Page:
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Resilience of Renewable Energy in Asia Pacific to the COVID-19 Pandemic

Regional Study

Under the support of KAS RECAP, the Energy Studies Institute, National University of Singapore conducted a study to examine the performance of fossil fuels and renewable energy amid the COVID‑19 pandemic in the Asia Pacific region. Taking the impacts of the COVID‑19 crisis into account, it analyses the change of policies, energy mix and investment on the energy sources in depth in selected Asian countries.

The available data suggest that the share of non‑fossil fuel electricity generation increased by a few percent during the period of significantly lower demand in five of the seven countries studied. The percentage of non‑hydro renewable electricity (mainly utility‑scale) increased in all the countries studied. These successes resulted from purchase obligations on the grid companies or in Malaysia‘s case, a least‑cost dispatch rule. In some countries, the higher share of non‑hydro renewables may be attributable in part to an increase of installed capacity in the second half of 2019.

Thus, both non‑fossil fuels and non‑hydro renewable electricity displayed a moderate degree of short‑term resilience in the period of lower demand caused by the pandemic. However, in those cases with the relevant data available, these gains were quickly offset once the economies started to recover and electricity demand rose. In all cases studied, the construction of new non‑hydro renewable electricity generating capacity slowed down or halted due to a combination of movement restrictions and supply chain disruptions.

Data on changes in proportions of biofuel blending in transport fuels during the pandemic were not available. In most of the countries studied, the absolute quantity of biofuel declined along with the falling consumption of liquid transport fuels. The absence of an increase in biofuels‘ share can probably be attributed to their generally high cost compared to gasoline and diesel and the disruption of supply chains. This is not unexpected given the low level of international oil prices during 2020.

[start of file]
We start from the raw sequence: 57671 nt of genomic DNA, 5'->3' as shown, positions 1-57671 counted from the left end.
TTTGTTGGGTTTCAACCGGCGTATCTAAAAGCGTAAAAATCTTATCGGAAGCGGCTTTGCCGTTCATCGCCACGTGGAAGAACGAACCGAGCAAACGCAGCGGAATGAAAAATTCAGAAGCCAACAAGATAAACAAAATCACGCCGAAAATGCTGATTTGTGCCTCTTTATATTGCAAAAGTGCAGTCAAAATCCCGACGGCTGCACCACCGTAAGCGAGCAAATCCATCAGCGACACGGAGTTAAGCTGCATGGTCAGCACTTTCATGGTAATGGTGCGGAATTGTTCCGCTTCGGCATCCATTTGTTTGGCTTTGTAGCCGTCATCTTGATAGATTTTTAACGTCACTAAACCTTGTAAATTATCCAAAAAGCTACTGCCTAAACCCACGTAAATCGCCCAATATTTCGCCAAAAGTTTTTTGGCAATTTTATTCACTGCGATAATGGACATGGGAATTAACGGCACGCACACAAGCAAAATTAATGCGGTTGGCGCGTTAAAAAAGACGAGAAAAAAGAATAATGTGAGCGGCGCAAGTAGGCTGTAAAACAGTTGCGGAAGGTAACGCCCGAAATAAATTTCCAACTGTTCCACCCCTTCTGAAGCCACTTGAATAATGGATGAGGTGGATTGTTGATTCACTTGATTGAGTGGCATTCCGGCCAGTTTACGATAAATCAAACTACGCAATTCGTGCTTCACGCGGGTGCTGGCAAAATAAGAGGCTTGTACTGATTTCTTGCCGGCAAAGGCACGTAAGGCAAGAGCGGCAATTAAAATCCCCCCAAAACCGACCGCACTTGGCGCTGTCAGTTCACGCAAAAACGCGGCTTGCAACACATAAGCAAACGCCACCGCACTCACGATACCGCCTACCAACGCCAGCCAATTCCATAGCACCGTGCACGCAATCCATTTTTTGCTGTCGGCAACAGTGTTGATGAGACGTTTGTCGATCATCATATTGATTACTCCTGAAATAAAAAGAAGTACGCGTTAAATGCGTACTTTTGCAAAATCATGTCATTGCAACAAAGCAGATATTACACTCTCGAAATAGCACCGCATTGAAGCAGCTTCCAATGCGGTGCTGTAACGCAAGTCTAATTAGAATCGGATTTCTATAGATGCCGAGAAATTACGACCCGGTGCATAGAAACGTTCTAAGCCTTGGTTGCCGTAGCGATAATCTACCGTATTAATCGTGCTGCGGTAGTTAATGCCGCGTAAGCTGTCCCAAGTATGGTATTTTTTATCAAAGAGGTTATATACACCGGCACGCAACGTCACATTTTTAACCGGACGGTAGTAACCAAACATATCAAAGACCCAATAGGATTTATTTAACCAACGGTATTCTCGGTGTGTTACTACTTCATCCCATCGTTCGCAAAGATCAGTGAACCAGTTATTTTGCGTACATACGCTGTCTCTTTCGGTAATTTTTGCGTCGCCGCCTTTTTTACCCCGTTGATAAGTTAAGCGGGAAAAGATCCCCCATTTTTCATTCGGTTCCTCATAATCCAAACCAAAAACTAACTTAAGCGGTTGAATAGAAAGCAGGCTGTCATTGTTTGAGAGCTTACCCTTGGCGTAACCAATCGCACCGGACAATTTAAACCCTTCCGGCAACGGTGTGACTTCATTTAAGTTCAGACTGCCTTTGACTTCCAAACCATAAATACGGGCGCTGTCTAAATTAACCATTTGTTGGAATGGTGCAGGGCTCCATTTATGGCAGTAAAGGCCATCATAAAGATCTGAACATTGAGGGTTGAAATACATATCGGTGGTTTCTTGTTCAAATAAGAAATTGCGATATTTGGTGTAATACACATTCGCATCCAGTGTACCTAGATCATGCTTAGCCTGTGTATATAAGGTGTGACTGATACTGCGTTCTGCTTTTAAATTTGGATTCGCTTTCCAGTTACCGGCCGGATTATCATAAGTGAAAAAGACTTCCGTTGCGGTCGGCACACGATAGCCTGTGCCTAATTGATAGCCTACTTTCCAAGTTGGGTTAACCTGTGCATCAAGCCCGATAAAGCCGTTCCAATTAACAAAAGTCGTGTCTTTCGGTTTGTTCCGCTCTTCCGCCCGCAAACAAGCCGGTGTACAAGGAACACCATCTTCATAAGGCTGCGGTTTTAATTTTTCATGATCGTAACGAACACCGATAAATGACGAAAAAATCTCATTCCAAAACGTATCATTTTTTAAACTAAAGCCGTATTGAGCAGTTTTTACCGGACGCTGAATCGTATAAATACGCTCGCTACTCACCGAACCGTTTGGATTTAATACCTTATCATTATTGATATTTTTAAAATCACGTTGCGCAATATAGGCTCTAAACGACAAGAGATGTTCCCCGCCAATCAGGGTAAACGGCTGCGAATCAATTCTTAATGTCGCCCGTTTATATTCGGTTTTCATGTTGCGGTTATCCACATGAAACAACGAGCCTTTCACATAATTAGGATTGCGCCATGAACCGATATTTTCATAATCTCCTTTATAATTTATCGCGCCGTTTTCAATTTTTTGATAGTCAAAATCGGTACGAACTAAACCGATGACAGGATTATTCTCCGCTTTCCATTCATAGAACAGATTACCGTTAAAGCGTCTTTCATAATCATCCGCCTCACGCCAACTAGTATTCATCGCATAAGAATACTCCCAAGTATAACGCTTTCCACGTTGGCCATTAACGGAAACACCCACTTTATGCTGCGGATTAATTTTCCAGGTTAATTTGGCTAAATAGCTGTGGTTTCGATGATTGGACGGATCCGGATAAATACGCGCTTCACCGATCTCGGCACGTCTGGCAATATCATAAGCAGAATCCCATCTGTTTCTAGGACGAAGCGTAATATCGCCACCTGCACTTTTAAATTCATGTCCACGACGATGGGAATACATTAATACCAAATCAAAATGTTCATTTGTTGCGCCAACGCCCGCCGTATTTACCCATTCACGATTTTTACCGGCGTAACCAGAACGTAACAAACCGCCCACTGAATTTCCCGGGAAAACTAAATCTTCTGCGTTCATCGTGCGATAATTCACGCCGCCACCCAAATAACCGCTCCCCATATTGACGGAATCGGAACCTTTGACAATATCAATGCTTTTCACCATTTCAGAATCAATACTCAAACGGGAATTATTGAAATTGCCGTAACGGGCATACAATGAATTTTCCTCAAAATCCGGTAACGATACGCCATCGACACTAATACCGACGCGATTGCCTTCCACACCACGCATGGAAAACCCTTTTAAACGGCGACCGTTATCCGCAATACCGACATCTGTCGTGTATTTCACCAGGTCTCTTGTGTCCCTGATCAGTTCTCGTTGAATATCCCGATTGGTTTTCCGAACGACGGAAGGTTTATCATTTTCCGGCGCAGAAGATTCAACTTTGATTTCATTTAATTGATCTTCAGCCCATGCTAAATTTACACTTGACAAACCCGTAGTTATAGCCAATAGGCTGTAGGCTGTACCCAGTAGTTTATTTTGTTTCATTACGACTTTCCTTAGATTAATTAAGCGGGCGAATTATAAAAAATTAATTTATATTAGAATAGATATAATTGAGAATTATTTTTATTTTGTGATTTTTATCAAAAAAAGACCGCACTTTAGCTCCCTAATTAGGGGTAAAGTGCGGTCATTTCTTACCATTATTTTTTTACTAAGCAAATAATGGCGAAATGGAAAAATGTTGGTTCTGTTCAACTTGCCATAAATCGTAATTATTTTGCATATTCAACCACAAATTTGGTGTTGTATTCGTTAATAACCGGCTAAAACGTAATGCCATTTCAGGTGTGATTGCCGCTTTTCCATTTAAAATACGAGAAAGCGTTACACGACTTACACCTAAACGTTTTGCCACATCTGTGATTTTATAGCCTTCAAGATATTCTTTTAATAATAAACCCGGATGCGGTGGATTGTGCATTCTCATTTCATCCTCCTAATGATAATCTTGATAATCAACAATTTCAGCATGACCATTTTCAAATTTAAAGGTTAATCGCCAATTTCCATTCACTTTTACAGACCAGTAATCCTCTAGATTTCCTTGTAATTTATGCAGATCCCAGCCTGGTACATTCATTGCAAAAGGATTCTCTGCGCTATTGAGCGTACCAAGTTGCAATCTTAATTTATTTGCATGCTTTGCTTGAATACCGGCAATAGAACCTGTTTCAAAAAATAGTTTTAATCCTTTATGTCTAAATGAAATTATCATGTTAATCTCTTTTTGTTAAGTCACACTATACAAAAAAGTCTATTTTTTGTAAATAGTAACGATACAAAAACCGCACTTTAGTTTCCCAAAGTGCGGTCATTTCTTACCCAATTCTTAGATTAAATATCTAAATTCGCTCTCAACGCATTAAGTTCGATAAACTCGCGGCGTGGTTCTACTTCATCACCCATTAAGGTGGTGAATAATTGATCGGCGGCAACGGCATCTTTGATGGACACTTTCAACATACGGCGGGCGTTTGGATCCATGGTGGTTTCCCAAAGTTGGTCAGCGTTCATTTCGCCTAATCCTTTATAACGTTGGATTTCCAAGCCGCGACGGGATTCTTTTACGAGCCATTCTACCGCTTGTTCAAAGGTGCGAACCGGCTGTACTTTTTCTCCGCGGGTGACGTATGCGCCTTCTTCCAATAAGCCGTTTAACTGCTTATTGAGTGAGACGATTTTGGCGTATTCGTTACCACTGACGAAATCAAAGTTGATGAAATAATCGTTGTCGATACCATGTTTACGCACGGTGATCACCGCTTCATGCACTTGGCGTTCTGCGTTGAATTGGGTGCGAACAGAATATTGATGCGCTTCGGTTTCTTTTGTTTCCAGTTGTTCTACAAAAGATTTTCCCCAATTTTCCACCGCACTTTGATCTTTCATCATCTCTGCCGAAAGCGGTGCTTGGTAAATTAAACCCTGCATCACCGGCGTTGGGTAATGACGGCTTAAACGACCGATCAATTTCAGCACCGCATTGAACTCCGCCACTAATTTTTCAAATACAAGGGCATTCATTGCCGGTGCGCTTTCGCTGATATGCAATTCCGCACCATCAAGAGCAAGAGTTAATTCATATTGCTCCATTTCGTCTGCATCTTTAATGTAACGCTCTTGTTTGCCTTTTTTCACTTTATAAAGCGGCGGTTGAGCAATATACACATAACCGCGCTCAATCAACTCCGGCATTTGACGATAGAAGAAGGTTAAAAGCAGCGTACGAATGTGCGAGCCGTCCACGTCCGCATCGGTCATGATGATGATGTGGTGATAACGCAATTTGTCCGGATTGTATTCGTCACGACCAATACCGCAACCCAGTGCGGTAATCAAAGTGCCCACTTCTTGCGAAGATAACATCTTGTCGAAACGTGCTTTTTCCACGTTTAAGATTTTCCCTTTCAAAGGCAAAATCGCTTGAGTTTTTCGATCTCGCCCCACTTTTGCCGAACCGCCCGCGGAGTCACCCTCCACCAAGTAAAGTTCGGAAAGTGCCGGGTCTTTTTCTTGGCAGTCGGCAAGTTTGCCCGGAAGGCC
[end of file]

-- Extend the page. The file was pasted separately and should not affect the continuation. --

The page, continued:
Governments of none of the Asian countries studied framed their economic recovery packages as being ‚green‘. This is understandable because the immediate priority was to protect livelihoods and support healthcare. Nevertheless, some governments did announce new energy policies. In several countries, governments declared continuing or even enhanced support for renewable energy, but also called for additional thermal generation capacity. Therefore, it is not clear how fast the share of renewable energy will grow in these countries. One key factor will be the extent to which national policies requiring the dispatch of low‑carbon electricity are rigorously enforced.

Overall, renewable energy‘s longer‑term resilience across the Asia Pacific region‘s middle‑income countriesis uncertain and likely to be quite variable. It cannot yet be said that the pandemic will have enhanced the share of electricity from non‑fossil fuels or non‑hydro renewable sources above pre‑existing trends in the countries studied. That is not to deny that governments might reconsider their strategies for electricity supply once the worst effects of the pandemic are past.


Dr. Christian Hübner


Head of the Regional Programme Energy Security and Climate Change Asia-Pacific +852 28822245